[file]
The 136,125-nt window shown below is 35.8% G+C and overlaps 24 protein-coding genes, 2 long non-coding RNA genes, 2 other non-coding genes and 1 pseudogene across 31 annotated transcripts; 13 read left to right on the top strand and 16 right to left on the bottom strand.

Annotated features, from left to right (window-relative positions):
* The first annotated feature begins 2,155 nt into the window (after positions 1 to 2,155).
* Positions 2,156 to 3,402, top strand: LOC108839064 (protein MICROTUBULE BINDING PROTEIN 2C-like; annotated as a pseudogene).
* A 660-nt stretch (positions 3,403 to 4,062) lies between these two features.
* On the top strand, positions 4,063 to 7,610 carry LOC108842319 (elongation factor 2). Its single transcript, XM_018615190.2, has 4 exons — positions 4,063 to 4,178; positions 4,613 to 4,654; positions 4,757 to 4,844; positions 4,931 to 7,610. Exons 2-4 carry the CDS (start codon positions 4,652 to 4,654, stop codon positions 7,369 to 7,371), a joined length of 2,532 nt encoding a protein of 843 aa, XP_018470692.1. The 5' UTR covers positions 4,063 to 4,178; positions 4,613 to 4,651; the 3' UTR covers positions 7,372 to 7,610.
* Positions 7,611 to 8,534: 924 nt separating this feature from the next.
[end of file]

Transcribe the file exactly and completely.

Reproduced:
The 136,125-nt window shown below is 35.8% G+C and overlaps 24 protein-coding genes, 2 long non-coding RNA genes, 2 other non-coding genes and 1 pseudogene across 31 annotated transcripts; 13 read left to right on the top strand and 16 right to left on the bottom strand.

Annotated features, from left to right (window-relative positions):
* The first annotated feature begins 2,155 nt into the window (after positions 1 to 2,155).
* Positions 2,156 to 3,402, top strand: LOC108839064 (protein MICROTUBULE BINDING PROTEIN 2C-like; annotated as a pseudogene).
* A 660-nt stretch (positions 3,403 to 4,062) lies between these two features.
* On the top strand, positions 4,063 to 7,610 carry LOC108842319 (elongation factor 2). Its single transcript, XM_018615190.2, has 4 exons — positions 4,063 to 4,178; positions 4,613 to 4,654; positions 4,757 to 4,844; positions 4,931 to 7,610. Exons 2-4 carry the CDS (start codon positions 4,652 to 4,654, stop codon positions 7,369 to 7,371), a joined length of 2,532 nt encoding a protein of 843 aa, XP_018470692.1. The 5' UTR covers positions 4,063 to 4,178; positions 4,613 to 4,651; the 3' UTR covers positions 7,372 to 7,610.
* Positions 7,611 to 8,534: 924 nt separating this feature from the next.